Why Have TV Networks Turned Against Nielsen Ratings?

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For decades now, television shows have lived and died by Nielsen ratings, since those viewership statistics have traditionally helped TV networks determine which shows to renew and cancel for maximum ad revenue. But now there’s bad blood between those same networks and Nielsen, with accusations that Nielsen has undercounted viewers during the pandemic and, in a late-breaking development, a push to take away Nielsen’s accreditation.

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The discord made headlines in April, when the Video Advertising Bureau—an industry group representing ABC, CBS, Fox, NBC, and other TV networks—demanded that Nielsen undergo a third-party audit from Ernst & Young.

Nielsen said it had “full confidence” in its TV ratings measurement, as Variety reported at the time, but the VAB contended that Nielsen had undercounted viewership over the pandemic, namely the period between March 2020 and March 2021.

In its complaint, the VAB suggested that Nielsen hadn’t maintained the measurement technology in the “panelist” households that participate in its research, with the VAB citing a “20 percent loss of the panel.” The organization also observed an increase in “zero-viewing TV homes” and expressed suspicions that Nielsen was tracking data from homes whose residents moved closer to family during the COVID-19 crisis.

“I am conveying to you in the strongest possible terms the VAB’s profound dissatisfaction and concerns with Nielsen’s handling of our industry’s months-long urging for rightsized remedies to shortfalls in the company’s COVID period TV usage and measurement data,” VAB CEO Sean Cunningham wrote in a letter to Nielsen CEO David Kenny, per Variety.

But Nielsen rejected the proposed Ernst & Young audit later that month, saying that it already gets an annual audit from the Media Rating Council, a nonprofit organization that provides accreditation to media research companies.

“Third party auditing has always been a vital part of serving as the industry currency and our products undergo a comprehensive audit process with the Media Rating Council on an annual basis,” Nielsen said in a statement at the time, as Forbes reported. “Nielsen’s existing MRC audit process exists to ensure confidence and trust in the audience estimates we produce.”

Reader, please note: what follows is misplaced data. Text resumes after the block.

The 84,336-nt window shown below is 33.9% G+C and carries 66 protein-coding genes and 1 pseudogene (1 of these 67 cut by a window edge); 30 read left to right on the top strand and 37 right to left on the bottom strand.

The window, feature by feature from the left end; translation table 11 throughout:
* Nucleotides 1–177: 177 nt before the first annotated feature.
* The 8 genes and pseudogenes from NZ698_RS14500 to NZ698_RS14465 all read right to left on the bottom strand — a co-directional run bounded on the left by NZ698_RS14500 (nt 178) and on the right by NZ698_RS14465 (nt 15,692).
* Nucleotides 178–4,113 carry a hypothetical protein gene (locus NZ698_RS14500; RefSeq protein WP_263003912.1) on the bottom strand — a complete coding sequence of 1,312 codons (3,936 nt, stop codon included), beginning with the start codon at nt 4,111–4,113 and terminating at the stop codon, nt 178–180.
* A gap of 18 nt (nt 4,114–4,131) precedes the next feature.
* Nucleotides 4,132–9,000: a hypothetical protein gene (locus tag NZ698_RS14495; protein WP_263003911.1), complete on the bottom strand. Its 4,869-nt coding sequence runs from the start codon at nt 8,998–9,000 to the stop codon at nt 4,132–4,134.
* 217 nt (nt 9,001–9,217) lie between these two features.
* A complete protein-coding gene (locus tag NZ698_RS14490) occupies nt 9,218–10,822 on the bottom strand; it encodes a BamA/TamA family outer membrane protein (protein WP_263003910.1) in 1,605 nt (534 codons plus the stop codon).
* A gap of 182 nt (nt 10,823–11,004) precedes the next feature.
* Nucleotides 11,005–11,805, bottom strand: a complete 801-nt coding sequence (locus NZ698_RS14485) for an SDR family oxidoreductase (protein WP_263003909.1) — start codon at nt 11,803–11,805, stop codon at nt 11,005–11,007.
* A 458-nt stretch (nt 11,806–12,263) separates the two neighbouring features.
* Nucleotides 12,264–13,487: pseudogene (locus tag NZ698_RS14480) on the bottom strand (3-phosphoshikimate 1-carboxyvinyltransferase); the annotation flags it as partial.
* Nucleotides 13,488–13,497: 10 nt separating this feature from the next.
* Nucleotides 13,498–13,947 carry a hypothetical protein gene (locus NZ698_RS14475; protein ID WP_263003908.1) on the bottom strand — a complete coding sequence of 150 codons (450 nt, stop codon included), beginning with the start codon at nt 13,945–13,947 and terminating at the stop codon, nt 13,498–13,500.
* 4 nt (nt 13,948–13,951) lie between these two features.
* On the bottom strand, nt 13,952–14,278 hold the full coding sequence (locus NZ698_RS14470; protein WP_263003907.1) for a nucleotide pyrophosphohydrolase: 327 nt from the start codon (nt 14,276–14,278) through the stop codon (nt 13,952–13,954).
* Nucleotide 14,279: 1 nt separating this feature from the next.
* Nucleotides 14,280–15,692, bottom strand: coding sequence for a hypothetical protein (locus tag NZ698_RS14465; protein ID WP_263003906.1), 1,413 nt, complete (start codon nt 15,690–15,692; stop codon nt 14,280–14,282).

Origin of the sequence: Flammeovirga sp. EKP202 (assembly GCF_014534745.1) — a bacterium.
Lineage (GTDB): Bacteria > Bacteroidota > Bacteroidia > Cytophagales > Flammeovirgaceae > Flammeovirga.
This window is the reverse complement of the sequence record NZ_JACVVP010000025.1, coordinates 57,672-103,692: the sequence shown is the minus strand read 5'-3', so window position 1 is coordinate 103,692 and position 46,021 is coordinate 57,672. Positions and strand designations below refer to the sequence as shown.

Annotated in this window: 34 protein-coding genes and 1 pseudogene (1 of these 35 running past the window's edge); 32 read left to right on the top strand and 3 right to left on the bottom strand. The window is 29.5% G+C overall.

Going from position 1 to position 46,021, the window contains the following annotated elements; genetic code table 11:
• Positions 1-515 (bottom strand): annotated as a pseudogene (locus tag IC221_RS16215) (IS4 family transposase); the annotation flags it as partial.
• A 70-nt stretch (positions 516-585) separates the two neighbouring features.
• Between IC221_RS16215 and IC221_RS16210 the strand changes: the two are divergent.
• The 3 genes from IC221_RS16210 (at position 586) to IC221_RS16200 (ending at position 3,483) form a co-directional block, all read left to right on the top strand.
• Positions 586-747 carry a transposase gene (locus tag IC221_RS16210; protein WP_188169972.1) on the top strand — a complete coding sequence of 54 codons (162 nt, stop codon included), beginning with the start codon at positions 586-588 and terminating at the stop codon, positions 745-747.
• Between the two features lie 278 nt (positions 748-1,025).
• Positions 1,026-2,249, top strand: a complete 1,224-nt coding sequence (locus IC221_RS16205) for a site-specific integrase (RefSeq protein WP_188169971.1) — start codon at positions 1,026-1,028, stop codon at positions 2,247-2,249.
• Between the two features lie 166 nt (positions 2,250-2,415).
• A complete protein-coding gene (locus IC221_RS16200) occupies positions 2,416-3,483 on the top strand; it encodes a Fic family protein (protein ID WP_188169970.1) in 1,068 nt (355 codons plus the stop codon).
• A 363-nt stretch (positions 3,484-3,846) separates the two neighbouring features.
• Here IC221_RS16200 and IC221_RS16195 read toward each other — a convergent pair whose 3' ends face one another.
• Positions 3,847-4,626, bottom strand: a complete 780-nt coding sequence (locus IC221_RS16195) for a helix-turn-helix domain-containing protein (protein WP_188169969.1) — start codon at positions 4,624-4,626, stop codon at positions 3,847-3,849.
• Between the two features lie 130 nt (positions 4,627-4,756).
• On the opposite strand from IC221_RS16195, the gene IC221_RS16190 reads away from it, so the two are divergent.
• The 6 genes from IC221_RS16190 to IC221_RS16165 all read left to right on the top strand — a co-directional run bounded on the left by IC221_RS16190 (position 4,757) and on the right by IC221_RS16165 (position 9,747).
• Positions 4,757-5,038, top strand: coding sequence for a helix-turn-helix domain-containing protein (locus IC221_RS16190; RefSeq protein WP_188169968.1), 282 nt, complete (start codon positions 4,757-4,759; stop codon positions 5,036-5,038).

And now the VAB is asking the Media Rating Council to pull Nielsen’s accreditation, having sent the MRC a 10-page letter on the topic earlier this month. “Nielsen’s COVID-period conduct as a ratings service violated at least five minimum standards, with the damage done to their largest subscriber clients still creating material negative impact into July 2021,” the VAB letter stated, per Variety.

In its own statement, Nielsen said it was “fully committed to returning to pre-COVID operations and are working closely with and through the MRC to address any outstanding issues and requests and are committed to their process concerning accreditation.”

The struggle over pandemic-era ratings comes as TV networks grapple with larger questions of how to measure viewership in the streaming era, especially with so many households cutting the cable.

“With streaming becoming more and more of the total audience, Nielsen will continue to have the same kinds of problems for the next four years or until whenever the new fully integrated Nielsen methodology is firmly in place,” Bill Harvey, chairman of Research Measurement Technologies, told Forbes in May.

And Marshall Cohen, former head of research at MTV Networks, AOL, Current TV, and Univision, explained to Forbes that he had trouble with Nielsen in the past. During his time at MTV Networks, for example, he witnessed a 20-percent dip in teenagers in Nielsen’s sample, which “impacted our MTV ratings and caused harm to our business, but Nielsen never figured out what actually happened.”

Then, during Cohen’s time at Univision, his team “discovered that not enough was being done to recruit and install the appropriate number of ‘Spanish only’ households (another important demographic segment), because few members of the field force spoke Spanish,” he said.

“I am not suggesting that Nielsen did anything wrong, because I do not have the data to determine that,” Cohen added. “But they certainly need to always say (honestly and specifically) what they do—and do exactly what they say they are doing.”